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Adverse Childhood Experiences

Adverse Childhood Experiences (ACEs) are traumatic events occurring during childhood, such as abuse, neglect, or household dysfunction. These experiences can profoundly impact physical, mental, and emotional health outcomes later in life. Kids with a higher number of ACEs are more likely to score lower on standardized tests, have language difficulties, be expelled or suspended, and fail a grade. Adults who have experienced four or more ACEs compared to those with zero ACEs are twice as likely to have a heart attack, twice as likely to report serious financial problems, three times more likely to have serious job problems, and six times more likely to have clinical depression.


In the absence of caring relationships, trauma can disrupt healthy brain development.

Communities can promote healthy brain development through relationship building and providing supports to families and children.

Strong, supportive relationships play a pivotal role in mitigating and preventing the impact of Adverse Childhood Experiences (ACEs).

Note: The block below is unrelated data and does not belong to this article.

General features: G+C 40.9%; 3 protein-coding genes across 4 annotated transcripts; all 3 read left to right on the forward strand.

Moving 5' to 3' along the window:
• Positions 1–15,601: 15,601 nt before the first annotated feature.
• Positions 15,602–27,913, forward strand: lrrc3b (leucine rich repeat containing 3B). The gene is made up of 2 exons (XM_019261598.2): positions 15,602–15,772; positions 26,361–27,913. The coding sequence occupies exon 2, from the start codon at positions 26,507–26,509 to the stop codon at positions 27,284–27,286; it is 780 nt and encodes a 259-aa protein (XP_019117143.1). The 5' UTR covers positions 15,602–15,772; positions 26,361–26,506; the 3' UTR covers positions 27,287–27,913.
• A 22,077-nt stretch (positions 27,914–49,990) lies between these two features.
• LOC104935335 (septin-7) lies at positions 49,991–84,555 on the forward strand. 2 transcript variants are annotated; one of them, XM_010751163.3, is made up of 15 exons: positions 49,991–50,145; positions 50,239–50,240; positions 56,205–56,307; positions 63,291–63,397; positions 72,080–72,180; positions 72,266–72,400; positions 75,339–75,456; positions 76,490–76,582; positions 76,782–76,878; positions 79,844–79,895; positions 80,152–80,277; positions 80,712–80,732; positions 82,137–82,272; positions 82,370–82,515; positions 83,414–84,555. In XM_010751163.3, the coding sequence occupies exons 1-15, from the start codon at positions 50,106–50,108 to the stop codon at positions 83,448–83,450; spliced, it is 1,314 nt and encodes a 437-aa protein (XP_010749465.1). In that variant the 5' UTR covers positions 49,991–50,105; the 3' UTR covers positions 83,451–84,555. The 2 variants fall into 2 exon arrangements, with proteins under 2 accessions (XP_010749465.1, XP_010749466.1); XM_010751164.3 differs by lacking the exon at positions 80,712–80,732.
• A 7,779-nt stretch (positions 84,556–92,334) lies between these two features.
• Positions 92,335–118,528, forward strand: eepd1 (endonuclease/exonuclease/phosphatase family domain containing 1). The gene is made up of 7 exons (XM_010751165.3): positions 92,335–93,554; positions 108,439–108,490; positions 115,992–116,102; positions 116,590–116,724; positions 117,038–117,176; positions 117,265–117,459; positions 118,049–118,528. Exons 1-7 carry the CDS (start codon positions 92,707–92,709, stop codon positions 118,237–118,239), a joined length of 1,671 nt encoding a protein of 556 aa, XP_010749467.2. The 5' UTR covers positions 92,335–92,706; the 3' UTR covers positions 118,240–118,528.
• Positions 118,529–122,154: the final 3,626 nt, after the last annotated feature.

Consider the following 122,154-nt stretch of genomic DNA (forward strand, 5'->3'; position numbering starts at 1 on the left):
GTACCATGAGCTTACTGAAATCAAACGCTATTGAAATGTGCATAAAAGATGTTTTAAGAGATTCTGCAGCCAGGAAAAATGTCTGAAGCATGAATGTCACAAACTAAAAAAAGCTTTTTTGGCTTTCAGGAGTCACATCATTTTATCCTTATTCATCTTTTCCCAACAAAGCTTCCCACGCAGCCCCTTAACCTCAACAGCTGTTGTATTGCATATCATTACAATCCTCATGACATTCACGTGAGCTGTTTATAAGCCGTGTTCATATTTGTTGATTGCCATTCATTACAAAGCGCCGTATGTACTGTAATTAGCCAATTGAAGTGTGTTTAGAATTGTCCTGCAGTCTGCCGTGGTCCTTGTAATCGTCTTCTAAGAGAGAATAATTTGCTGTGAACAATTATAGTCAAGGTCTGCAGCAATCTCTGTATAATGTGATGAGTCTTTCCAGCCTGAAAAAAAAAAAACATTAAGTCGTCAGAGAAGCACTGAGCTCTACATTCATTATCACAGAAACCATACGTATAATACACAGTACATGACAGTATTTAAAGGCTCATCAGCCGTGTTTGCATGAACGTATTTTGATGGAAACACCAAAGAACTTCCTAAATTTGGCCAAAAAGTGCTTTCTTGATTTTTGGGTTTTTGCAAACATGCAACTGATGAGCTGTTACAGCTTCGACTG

Research shows that just 1 nurturing relationship with a supportive adult can act as a buffer against the negative effects of ACEs.

Positive experiences can buffer those bad experiences.

Positive interactions and experiences for children and families foster healthy development.


The Georgia Center offers the following trainings related to ACEs and trauma:

Our Impact in 2023

  • Units of Service to Ensure Ongoing Safety & Well-being

    14, 676

  • Forensic Interviews


  • Adults Trained

    15, 238

  • Hours of Therapy


  • DeKalb County
  • Fulton County
  • DHS
  • National Children's Alliance
    National Children's Alliance
  • DOJ
© 2024 The Georgia Center for Child Advocacy

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